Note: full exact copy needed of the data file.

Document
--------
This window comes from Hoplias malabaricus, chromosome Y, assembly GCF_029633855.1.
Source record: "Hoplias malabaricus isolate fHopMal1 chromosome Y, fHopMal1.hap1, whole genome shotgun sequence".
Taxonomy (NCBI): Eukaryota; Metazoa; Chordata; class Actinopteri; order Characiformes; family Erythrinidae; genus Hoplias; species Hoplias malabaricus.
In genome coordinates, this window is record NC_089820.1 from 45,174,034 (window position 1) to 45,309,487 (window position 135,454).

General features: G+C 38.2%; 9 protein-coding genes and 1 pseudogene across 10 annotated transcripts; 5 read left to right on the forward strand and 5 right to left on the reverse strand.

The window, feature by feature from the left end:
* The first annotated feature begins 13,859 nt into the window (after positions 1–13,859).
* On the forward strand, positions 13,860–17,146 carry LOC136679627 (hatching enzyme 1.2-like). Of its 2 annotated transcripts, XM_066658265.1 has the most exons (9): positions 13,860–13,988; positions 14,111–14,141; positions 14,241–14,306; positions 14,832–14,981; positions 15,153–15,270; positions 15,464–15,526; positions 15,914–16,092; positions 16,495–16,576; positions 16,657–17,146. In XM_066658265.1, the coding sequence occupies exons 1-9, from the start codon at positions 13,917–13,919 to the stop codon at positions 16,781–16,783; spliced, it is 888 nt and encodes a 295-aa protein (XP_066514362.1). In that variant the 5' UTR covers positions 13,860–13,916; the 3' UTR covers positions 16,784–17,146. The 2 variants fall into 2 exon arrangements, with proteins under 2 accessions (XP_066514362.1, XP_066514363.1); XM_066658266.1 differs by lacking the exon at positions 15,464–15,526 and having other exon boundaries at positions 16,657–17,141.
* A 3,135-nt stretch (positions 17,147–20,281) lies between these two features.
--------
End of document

This window comes from Hoplias malabaricus, chromosome Y, assembly GCF_029633855.1.
Source record: "Hoplias malabaricus isolate fHopMal1 chromosome Y, fHopMal1.hap1, whole genome shotgun sequence".
Taxonomy (NCBI): Eukaryota; Metazoa; Chordata; class Actinopteri; order Characiformes; family Erythrinidae; genus Hoplias; species Hoplias malabaricus.
In genome coordinates, this window is record NC_089820.1 from 45,174,034 (window position 1) to 45,309,487 (window position 135,454).

General features: G+C 38.2%; 9 protein-coding genes and 1 pseudogene across 10 annotated transcripts; 5 read left to right on the forward strand and 5 right to left on the reverse strand.

The window, feature by feature from the left end:
* The first annotated feature begins 13,859 nt into the window (after positions 1–13,859).
* On the forward strand, positions 13,860–17,146 carry LOC136679627 (hatching enzyme 1.2-like). Of its 2 annotated transcripts, XM_066658265.1 has the most exons (9): positions 13,860–13,988; positions 14,111–14,141; positions 14,241–14,306; positions 14,832–14,981; positions 15,153–15,270; positions 15,464–15,526; positions 15,914–16,092; positions 16,495–16,576; positions 16,657–17,146. In XM_066658265.1, the coding sequence occupies exons 1-9, from the start codon at positions 13,917–13,919 to the stop codon at positions 16,781–16,783; spliced, it is 888 nt and encodes a 295-aa protein (XP_066514362.1). In that variant the 5' UTR covers positions 13,860–13,916; the 3' UTR covers positions 16,784–17,146. The 2 variants fall into 2 exon arrangements, with proteins under 2 accessions (XP_066514362.1, XP_066514363.1); XM_066658266.1 differs by lacking the exon at positions 15,464–15,526 and having other exon boundaries at positions 16,657–17,141.
* A 3,135-nt stretch (positions 17,147–20,281) lies between these two features.